• This should go without saying, but respect their food choices. If they’re on a ultra vegan raw diet binge, respect it and work with what they’re willing to eat.
    • Example: Hey, I feel/felt like cooking today, so I made you/will make  a XXX, can I drop it off later?
  • Offer to accompany them on a grocery run, or to do their groceries for them. I don’t mean you paying for it for them, but rather you doing the legwork. Grocery stores can be immensely overwhelming for people with anxiety and sensory overload. Having to compare prices can be just the tip of the iceberg, nevermind all the jostling and baby crying. So offer to do it for them. This can be a huge relief for them. Call/text ahead to give them time to prepare a list and see if they want to go out or if they will just hand you a list.
    • Example: Hey, I’m going out for groceries later, need anything? Want to come along?
  • Walk on their left side in public spaces. This is silly, but practical. It’s where service dogs walk for a reason, which is that all people passing (at least in North America) will pass on the left side, as we walk on the right. By being on their left, you create a barrier between the person and the passing strangers. You can use this shielding method in a variety of ways, not just always sticking to their left. Just stand between them and the largest source of motion, noise, or people.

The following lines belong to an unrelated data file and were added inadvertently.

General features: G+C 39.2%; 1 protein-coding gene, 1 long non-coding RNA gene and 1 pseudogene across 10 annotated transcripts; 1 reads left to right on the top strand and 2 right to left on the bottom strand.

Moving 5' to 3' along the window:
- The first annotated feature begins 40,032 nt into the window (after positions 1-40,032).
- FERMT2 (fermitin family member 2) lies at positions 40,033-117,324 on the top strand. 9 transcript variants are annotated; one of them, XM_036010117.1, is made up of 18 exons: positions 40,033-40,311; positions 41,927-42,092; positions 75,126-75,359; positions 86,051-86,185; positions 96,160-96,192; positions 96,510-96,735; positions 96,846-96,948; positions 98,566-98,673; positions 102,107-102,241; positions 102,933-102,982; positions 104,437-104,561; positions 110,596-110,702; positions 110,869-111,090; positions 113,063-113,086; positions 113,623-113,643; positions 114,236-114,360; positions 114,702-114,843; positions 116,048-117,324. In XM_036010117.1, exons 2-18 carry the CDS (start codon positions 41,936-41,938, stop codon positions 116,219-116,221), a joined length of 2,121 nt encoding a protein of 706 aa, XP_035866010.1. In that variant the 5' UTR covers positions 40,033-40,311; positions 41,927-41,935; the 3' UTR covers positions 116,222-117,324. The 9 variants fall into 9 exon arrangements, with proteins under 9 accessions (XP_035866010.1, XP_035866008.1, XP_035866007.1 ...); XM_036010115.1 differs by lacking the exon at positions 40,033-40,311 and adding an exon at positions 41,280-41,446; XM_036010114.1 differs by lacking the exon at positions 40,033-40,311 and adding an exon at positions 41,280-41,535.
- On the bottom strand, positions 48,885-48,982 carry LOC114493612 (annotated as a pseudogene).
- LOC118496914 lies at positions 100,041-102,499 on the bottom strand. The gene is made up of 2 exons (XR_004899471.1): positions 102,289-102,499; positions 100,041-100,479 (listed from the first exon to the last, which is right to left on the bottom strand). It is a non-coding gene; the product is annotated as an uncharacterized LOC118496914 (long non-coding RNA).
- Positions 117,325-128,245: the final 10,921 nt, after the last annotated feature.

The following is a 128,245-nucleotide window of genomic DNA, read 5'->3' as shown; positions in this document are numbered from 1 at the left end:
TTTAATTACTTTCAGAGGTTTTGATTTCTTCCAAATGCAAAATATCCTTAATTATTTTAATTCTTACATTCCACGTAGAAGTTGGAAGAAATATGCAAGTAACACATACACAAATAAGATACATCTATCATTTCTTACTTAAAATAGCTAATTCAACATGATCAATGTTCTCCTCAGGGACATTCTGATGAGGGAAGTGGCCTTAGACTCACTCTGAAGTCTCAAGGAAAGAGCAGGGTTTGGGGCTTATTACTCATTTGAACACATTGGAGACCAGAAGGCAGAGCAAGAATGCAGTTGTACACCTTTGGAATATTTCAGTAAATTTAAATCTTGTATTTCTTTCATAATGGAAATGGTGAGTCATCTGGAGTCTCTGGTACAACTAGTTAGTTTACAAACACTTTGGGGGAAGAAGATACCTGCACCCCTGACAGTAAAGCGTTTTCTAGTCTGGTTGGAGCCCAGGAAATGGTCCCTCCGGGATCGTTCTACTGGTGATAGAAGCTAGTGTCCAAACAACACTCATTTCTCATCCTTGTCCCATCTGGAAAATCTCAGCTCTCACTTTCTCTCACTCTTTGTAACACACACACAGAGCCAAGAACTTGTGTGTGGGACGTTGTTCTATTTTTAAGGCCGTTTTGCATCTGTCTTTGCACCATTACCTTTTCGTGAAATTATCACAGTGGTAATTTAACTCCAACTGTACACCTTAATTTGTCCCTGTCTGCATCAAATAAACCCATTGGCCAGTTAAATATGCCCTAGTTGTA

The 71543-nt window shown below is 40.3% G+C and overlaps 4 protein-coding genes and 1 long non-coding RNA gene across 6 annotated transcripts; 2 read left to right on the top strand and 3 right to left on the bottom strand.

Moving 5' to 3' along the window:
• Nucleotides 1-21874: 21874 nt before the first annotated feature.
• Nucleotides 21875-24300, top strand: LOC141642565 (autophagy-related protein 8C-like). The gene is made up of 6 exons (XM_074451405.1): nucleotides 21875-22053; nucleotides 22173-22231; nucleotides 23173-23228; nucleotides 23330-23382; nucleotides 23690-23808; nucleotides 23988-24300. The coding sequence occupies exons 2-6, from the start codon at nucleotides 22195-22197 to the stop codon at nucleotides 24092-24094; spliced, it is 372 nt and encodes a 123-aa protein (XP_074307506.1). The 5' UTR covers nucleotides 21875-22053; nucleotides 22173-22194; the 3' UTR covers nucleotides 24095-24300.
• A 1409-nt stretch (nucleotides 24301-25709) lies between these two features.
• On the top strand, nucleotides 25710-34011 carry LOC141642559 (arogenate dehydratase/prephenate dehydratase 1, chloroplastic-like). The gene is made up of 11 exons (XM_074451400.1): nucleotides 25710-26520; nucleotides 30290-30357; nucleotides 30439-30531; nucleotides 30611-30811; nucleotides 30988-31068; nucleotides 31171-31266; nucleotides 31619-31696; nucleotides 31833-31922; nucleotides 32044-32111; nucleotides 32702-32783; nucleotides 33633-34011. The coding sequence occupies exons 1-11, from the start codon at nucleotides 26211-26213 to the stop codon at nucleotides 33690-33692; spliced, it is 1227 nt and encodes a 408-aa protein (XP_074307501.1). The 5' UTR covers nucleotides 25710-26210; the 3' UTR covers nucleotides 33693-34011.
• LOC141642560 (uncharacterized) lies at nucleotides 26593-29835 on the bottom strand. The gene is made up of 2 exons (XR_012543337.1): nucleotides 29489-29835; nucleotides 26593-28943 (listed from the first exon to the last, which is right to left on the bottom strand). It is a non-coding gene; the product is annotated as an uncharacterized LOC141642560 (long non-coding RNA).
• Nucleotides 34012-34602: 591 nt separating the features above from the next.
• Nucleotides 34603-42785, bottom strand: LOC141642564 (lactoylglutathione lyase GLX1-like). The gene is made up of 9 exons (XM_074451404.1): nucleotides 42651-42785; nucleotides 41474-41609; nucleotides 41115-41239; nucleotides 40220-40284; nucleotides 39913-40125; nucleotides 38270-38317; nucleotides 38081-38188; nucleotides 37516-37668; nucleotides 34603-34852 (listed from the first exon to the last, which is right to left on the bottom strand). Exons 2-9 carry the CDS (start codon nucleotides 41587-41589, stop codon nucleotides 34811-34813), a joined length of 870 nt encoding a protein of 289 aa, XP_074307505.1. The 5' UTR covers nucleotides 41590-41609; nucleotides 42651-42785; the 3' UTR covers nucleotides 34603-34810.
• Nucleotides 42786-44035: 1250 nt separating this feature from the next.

Infrastructure Matters and Esoteric Shops Don’t

Now I don’t mean to offend any esoteric shop owners, but those shops are practically useless. Did I upset someone? Well I don’t care. I am starting to really despise esoteric shops. To me, they feel like the bane of all existence, and the fact that they are the ‘center’ of pagan communities is a perfect symbol of all that is wrong with paganism.

Hear me out here. What, in an esoteric shop, do we as pagans really need? Yeah, yeah, it’s fun once in a while to buy yourself a cauldron and a new whoop-de-doo-dad. Whoopee. But then what? You go there once in a while to * buy stuff *,  chat with the store owner, and you leave. If you’re lucky, there’s classes offered and you *buy them * and then go home.